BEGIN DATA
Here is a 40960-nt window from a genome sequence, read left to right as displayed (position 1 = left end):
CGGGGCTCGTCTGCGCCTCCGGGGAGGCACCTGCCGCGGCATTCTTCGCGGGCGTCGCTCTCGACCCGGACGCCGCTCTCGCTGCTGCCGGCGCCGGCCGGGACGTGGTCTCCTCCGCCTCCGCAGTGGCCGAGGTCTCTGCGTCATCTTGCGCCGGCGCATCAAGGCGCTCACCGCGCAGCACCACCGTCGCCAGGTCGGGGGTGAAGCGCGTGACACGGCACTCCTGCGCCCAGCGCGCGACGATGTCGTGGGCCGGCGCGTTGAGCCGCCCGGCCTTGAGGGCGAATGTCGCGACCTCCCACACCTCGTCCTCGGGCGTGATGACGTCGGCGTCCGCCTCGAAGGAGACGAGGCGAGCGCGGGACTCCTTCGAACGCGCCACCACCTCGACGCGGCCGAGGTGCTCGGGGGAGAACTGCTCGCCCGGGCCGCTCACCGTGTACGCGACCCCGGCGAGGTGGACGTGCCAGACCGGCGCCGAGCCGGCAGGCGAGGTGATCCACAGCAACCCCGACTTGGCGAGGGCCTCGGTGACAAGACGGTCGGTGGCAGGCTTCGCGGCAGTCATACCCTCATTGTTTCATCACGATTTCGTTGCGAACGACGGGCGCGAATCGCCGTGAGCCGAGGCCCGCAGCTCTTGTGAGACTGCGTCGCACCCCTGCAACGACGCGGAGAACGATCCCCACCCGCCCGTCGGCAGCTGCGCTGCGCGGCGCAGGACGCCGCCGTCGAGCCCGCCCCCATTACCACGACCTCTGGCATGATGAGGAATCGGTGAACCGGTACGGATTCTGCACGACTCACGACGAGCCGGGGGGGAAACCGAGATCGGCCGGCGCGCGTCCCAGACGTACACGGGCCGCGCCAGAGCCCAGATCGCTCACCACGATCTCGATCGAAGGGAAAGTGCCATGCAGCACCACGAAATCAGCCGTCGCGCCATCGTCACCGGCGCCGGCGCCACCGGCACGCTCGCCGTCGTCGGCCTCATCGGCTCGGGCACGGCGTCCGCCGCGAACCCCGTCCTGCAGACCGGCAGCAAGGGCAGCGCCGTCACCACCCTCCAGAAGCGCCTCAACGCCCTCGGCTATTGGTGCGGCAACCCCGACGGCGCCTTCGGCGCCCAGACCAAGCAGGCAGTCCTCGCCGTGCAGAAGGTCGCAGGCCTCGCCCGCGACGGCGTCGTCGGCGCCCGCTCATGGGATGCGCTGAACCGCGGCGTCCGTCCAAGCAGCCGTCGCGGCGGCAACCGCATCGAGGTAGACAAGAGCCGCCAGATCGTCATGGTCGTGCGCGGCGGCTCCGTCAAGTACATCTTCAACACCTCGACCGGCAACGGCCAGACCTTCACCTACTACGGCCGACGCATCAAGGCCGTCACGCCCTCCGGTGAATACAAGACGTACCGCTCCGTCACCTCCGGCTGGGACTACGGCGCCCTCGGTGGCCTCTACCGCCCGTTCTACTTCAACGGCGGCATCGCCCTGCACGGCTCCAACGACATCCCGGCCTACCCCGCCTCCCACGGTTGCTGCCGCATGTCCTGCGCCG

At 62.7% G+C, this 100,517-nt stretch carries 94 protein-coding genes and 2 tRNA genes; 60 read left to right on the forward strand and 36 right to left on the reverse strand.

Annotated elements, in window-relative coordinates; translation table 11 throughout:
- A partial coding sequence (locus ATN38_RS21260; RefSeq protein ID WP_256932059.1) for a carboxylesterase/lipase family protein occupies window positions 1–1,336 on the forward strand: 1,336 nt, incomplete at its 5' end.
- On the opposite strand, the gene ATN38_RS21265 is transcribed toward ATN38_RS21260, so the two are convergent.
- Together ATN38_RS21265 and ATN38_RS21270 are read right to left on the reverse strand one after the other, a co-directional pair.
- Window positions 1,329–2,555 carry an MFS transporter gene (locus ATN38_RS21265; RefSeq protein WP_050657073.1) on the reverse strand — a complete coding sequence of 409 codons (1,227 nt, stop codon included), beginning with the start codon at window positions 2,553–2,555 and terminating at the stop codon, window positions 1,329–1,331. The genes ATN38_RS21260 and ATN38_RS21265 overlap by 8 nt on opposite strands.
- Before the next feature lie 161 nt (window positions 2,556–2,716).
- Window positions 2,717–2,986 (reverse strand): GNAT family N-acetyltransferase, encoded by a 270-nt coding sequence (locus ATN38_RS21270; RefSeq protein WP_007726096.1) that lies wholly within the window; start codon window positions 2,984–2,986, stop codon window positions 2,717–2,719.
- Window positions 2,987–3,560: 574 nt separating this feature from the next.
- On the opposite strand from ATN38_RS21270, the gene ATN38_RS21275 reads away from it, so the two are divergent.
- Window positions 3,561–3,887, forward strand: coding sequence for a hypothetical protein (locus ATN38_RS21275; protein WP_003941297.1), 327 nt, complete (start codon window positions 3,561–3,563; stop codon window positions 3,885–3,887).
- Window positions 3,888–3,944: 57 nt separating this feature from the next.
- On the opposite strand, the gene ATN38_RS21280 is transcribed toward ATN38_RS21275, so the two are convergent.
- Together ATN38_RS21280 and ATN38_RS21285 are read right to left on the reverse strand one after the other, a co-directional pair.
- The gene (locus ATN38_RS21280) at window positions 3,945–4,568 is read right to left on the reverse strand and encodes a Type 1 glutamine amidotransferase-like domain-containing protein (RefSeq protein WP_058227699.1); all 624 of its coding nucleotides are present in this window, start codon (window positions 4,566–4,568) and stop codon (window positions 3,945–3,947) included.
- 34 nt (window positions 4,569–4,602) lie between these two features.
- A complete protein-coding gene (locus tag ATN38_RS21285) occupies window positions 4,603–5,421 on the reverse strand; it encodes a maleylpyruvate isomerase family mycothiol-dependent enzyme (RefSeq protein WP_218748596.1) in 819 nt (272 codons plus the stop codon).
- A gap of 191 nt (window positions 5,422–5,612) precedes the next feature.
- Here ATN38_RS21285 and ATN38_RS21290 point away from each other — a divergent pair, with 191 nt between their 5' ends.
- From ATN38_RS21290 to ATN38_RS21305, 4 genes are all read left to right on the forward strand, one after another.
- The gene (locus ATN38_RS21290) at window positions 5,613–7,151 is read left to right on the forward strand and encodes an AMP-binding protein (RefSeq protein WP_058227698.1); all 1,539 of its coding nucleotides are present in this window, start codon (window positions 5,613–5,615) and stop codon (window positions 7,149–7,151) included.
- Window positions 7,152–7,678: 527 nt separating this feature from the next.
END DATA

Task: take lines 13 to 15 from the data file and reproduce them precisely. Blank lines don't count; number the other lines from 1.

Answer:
- Window positions 3,561–3,887, forward strand: coding sequence for a hypothetical protein (locus ATN38_RS21275; protein WP_003941297.1), 327 nt, complete (start codon window positions 3,561–3,563; stop codon window positions 3,885–3,887).
- Window positions 3,888–3,944: 57 nt separating this feature from the next.
- On the opposite strand, the gene ATN38_RS21280 is transcribed toward ATN38_RS21275, so the two are convergent.